when is a gift not really a present?

My birthday is June 25th. I’m telling you this not because I expect your to send me a present, but, as you can imagine, this is the month when my credit card companies, my insurance agent and all the other sign-ups that requested my birthday will send me a present.

Some send those automatic greetings. Aren’t they pathetic? It’s not like they know me personally. For me it just reinforces the idea that computer programs have taken over for the personal phone call or cards that were sent. I am sure Hallmark Cards is crying in its soup.

But today’s present really set me back. Bon-Tons, the department store in the Newburgh Mall, send me a very sweet card with a bold graphic and a simple, HAPPY BIRTHDAY on the cover.

All well and good until I opened the card. There were two gift certificates.  Great, I thought! It gives me an excuse to go shopping… then I read the small print. One certificate requires me to spend at least $50 (And I get 20% discount) and the other suggests no minimum purchase but I have to shop online.

First, I don’t like receiving a present that just encourages me to spend more than I really want to.  And second, don’t push me to shop on the web if what I really want is an in-store experience.

But the thing that irked me the most is that I could probably get as good a deal in one of their newspaper inserts or online.

So “shame on you” Bon-Tons. You didn’t really want to wish me a happy birthday; you just wanted to created another “hurry in a shop” discount. Fire the person who came up with this awful idea.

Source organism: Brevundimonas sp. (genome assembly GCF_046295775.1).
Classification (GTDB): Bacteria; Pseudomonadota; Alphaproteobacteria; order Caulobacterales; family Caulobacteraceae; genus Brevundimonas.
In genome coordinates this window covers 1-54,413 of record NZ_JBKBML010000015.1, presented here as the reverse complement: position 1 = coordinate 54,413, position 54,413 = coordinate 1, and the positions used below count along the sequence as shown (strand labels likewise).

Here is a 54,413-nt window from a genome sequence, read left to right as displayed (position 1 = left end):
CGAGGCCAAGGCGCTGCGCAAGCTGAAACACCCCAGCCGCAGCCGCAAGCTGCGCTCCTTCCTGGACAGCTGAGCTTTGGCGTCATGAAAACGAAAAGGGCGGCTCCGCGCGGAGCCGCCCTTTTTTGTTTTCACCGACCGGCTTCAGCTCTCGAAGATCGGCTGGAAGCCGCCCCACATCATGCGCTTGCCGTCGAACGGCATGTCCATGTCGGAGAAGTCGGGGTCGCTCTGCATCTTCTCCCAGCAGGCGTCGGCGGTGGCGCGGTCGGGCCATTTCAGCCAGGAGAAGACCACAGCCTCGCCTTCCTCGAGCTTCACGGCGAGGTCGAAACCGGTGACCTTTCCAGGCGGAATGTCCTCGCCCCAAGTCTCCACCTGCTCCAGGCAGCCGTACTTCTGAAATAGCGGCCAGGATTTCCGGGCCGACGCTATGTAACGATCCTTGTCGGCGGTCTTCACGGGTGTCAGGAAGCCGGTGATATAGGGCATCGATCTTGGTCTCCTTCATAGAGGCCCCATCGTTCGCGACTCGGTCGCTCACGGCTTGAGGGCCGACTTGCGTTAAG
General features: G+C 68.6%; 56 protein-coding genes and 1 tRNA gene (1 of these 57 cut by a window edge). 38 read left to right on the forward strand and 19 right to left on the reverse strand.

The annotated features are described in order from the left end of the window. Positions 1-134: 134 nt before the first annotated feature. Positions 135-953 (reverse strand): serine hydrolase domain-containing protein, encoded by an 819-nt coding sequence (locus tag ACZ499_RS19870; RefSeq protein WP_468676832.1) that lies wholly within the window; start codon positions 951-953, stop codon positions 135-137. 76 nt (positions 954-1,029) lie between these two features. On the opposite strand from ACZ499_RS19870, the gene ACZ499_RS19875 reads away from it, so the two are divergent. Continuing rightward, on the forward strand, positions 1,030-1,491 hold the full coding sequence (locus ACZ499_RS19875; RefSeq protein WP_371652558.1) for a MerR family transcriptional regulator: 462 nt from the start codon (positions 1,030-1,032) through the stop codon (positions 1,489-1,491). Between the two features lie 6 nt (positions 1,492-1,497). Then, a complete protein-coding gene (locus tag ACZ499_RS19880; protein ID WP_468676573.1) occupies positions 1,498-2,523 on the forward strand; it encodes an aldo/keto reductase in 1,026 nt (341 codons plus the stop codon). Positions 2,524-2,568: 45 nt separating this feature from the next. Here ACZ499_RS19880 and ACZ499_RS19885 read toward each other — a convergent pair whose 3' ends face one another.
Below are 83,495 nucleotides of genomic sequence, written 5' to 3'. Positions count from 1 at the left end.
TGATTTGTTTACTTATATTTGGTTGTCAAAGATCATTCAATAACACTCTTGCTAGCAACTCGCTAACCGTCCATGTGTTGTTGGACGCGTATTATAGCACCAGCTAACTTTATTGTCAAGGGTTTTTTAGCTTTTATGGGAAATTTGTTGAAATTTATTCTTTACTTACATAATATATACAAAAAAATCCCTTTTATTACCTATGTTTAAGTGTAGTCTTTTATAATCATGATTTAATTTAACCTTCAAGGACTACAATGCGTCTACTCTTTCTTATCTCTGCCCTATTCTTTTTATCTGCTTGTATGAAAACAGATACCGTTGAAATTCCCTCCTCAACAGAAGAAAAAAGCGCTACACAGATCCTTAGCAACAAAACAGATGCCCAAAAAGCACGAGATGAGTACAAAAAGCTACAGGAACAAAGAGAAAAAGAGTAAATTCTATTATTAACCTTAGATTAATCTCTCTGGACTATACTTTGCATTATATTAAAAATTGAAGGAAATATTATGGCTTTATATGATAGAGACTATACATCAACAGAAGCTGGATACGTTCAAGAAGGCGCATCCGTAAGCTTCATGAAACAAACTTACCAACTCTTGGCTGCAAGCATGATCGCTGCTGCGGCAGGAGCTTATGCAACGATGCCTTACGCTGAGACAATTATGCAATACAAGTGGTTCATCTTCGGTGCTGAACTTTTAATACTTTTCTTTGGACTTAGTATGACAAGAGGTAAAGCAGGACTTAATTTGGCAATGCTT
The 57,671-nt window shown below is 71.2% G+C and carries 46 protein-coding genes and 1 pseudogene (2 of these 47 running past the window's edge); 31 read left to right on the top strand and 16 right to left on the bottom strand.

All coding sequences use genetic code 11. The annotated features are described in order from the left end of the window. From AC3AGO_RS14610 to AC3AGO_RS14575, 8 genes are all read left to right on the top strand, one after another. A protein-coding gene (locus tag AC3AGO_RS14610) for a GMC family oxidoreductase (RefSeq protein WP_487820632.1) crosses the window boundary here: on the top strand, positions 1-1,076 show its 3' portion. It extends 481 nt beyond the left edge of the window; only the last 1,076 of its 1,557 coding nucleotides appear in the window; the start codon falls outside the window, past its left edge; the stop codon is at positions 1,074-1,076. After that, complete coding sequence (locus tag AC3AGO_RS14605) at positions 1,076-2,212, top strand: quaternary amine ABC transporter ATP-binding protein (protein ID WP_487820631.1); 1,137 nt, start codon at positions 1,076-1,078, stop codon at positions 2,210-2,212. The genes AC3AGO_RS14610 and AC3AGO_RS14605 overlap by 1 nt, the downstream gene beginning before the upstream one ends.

UPDATE: Just heard from Gina, from the marketing department at Bon-Ton’s Department Store. Apparently she works for the boss who suggested their current birthday program. The same one I suggested they fire. According to Gina they welcomed my comments because they are in the middle of revamping their promotional programs and should launch new programs as soon as August.

According to marketing studies, Bon-Tons did everything right…almost.

  • 1.  They actually read the comments. Ever leave a comment for a store and never hear back from them?
  • 2.  They responded quickly with a personal phone call.
  • 3. They acknowledged the problem I addressed.
  • 4. And said thank-you and encouraged me to keep in contact with any other thoughts.

According to marketing studies, if a business follows the four above steps, they limit the damage and will most probably keep the complainer as a client. The one step they could have taken is to give a “gift” to say thank you. That assures that you not only keep the customer but will encourage the customer to tell others. Word of mouth compliments are the “bread-and-butter ” for business growth.

What customer service stories do you have to share?

Advertisements